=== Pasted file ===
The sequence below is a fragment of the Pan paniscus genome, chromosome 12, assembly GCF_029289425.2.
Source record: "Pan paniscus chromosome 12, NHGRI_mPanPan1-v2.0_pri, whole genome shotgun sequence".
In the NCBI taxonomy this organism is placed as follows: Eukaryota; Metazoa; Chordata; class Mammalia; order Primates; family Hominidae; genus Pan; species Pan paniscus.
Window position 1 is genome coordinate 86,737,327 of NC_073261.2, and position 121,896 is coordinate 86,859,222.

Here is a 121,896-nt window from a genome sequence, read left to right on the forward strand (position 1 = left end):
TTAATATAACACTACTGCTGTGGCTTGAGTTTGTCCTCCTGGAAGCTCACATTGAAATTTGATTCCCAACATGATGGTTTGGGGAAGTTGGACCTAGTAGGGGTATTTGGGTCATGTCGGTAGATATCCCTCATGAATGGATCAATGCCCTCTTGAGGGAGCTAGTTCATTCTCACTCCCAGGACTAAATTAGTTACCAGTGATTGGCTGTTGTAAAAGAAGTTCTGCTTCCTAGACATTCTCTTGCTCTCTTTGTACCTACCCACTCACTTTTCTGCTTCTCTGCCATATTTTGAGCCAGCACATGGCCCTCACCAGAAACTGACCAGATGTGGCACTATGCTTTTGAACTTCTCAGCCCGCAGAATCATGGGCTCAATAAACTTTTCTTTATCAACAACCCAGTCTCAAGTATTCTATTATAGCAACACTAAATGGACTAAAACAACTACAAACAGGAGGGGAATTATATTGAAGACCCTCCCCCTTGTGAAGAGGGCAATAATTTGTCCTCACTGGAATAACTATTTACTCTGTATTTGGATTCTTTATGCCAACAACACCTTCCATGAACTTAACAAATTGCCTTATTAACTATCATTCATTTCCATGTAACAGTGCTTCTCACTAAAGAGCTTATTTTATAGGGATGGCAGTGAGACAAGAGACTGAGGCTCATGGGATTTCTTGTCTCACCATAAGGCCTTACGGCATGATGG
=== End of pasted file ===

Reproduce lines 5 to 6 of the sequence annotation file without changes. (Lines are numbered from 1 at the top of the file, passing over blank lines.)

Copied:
Here is a 121,896-nt window from a genome sequence, read left to right on the forward strand (position 1 = left end):
TTAATATAACACTACTGCTGTGGCTTGAGTTTGTCCTCCTGGAAGCTCACATTGAAATTTGATTCCCAACATGATGGTTTGGGGAAGTTGGACCTAGTAGGGGTATTTGGGTCATGTCGGTAGATATCCCTCATGAATGGATCAATGCCCTCTTGAGGGAGCTAGTTCATTCTCACTCCCAGGACTAAATTAGTTACCAGTGATTGGCTGTTGTAAAAGAAGTTCTGCTTCCTAGACATTCTCTTGCTCTCTTTGTACCTACCCACTCACTTTTCTGCTTCTCTGCCATATTTTGAGCCAGCACATGGCCCTCACCAGAAACTGACCAGATGTGGCACTATGCTTTTGAACTTCTCAGCCCGCAGAATCATGGGCTCAATAAACTTTTCTTTATCAACAACCCAGTCTCAAGTATTCTATTATAGCAACACTAAATGGACTAAAACAACTACAAACAGGAGGGGAATTATATTGAAGACCCTCCCCCTTGTGAAGAGGGCAATAATTTGTCCTCACTGGAATAACTATTTACTCTGTATTTGGATTCTTTATGCCAACAACACCTTCCATGAACTTAACAAATTGCCTTATTAACTATCATTCATTTCCATGTAACAGTGCTTCTCACTAAAGAGCTTATTTTATAGGGATGGCAGTGAGACAAGAGACTGAGGCTCATGGGATTTCTTGTCTCACCATAAGGCCTTACGGCATGATGG